A curated makers market event in Chennai, India. Upcoming Event: 7th – 8th July, 2017 Time: 10:00 a.m – 8:00 p.m Venue: Crowne Plaza Chennai Adyar Park Address: 132, T.T.K Road, Alwarpet, Chennai – 600018, Tamil Nadu. India
Mridula Harihar is a Chennai based glass artist who works with Stained glass, Fused glass and Mosaic techniques. She focuses on creating functional art pieces. Mridula has spent 8 years practicing glass art, under the mentorship of the renowned glass artist Anjali Venkat.
Describe yourself in a few lines.
I have curly hair and that’s the first thing people notice about me. I go by several names- cotton candy, noodles, spring mudi (translates into ‘spring like hair’ in Tamil), to name a few.
Why is making important to you?
I like to build. I like playing with the roti dough, or fixing my cycle; I even like theatre and sports. It is that which constitutes me and I would not want to change that.
In 1983, Howard Gardner had proposed the ‘Theory of Multiple intelligences’ that talks of how intelligence cannot be measured by a single general ability. While some are quick to grasp things using logic, others learn through music, or through visuals and so on. Working with one’s hands (kinesthetic intelligence) is an example. I would say that it is important to recognize these abilities and to harness them.
What was the first thing you remember making?
I love colours. As a child, I would empty out a box of Robin Blue powder and throw it around. That was my first memory of creating art.
What’s your most challenging work so far?
I once made a stained glass lamp for my house and I learnt a great deal from that process about the relationship glass has with light. I also had to be very attentive about getting the structure right.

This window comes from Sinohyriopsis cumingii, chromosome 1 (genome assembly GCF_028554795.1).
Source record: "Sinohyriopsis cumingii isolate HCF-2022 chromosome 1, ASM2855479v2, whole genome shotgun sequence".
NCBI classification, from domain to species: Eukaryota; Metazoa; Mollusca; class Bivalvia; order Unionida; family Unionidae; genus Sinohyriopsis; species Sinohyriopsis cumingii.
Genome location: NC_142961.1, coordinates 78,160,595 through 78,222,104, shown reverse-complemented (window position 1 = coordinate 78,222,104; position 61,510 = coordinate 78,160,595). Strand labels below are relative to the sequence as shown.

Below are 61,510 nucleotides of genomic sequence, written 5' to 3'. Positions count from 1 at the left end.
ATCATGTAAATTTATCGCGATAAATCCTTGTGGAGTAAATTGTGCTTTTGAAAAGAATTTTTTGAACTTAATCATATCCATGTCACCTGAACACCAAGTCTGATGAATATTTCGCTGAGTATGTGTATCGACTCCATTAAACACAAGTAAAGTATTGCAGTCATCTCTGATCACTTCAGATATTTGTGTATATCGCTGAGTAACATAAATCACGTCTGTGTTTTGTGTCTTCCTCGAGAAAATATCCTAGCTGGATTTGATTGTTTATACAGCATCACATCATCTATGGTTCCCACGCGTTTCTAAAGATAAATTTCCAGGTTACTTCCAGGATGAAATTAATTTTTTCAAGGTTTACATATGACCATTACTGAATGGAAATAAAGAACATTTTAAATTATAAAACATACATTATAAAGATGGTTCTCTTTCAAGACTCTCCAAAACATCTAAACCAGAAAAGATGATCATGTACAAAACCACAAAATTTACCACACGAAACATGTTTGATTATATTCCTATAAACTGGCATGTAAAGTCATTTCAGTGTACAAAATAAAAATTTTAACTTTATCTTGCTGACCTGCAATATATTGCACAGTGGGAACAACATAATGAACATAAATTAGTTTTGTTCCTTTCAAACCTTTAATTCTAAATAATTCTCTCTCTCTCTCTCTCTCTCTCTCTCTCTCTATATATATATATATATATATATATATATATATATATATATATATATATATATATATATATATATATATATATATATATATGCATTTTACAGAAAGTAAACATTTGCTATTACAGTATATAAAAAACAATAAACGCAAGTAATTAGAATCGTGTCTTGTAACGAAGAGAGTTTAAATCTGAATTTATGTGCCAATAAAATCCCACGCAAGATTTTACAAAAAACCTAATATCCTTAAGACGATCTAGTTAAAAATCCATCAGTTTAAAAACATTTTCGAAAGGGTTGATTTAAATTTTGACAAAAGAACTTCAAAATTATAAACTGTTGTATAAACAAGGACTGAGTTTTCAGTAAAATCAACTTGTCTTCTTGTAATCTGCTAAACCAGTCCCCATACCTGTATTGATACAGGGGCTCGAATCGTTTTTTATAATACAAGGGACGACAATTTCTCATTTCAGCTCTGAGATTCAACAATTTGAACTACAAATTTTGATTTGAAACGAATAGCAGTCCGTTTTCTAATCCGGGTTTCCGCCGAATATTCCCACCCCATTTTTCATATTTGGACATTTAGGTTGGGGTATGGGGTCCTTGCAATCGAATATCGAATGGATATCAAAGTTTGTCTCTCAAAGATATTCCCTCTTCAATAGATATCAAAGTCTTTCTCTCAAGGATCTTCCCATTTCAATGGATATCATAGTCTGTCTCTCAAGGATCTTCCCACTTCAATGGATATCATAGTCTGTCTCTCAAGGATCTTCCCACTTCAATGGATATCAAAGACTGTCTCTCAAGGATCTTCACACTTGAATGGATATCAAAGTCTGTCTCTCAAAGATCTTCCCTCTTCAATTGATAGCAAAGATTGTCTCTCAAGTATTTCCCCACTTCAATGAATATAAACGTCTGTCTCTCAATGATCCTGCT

A mirror made with wood, paper and glass was another challenging piece. It was an order given to me and the client was very particular about how it should look. Through that, I learnt the importance of listening to the client and paying complete attention to fulfilling all the requirements.
How do you get around creative blocks?
I usually take a break. I either work on another idea, or cycle around for a bit. Sometimes it’s necessary to embrace that phase and to not work on it at all, for a while and to then revisit it at a later point. It is a process of letting go and often does not come very easily for me.
What can we expect to see from Full Fuse, this time?
I’m working on a series of framed pieces, some of which are mixed media and some are going to be made using the Warm Glass technique. Many glass artists have been creating pieces with inclusions. Some have used bubbles as a design element, metals such as brass and copper, and even fallen leaves. I will also be experimenting with inclusions to create my pieces. This is a series inspired by the five elements.
You have participated in an earlier edition of By Hand From The Heart; what was the BHFTH experience like and what have you observed?
I have gained many insights from taking part in the By Hand From The Heart Shows. It allows for my work to be showcased to everyone and I get some feedback on it. Also, it is very gratifying to have someone walk up to your table and be awe struck by your work!
Artists usually buy off one another and that is another fun and exciting thing to see. There is this unspoken understanding that exists between all the artists- they all know the effort that goes behind making the products as well as the joy in doing sales. I find magic in those moments.
About Chennai What advice would you give to other artists & makers to explore Chennai?
I have observed that people in Chennai love jewelry. I have also seen that the people like to buy simple/small things in larger numbers so as to give away as gifts.